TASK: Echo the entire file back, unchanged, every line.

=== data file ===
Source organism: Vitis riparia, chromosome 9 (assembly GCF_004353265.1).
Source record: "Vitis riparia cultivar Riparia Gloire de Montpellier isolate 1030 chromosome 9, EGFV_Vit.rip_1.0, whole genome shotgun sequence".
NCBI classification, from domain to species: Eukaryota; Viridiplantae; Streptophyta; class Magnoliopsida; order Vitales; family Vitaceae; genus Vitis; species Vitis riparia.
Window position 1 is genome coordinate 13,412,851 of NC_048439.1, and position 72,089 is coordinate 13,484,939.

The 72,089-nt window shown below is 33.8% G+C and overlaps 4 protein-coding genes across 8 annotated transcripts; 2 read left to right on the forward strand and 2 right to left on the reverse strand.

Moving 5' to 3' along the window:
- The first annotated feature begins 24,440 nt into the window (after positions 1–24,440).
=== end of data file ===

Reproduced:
Source organism: Vitis riparia, chromosome 9 (assembly GCF_004353265.1).
Source record: "Vitis riparia cultivar Riparia Gloire de Montpellier isolate 1030 chromosome 9, EGFV_Vit.rip_1.0, whole genome shotgun sequence".
NCBI classification, from domain to species: Eukaryota; Viridiplantae; Streptophyta; class Magnoliopsida; order Vitales; family Vitaceae; genus Vitis; species Vitis riparia.
Window position 1 is genome coordinate 13,412,851 of NC_048439.1, and position 72,089 is coordinate 13,484,939.

The 72,089-nt window shown below is 33.8% G+C and overlaps 4 protein-coding genes across 8 annotated transcripts; 2 read left to right on the forward strand and 2 right to left on the reverse strand.

Moving 5' to 3' along the window:
- The first annotated feature begins 24,440 nt into the window (after positions 1–24,440).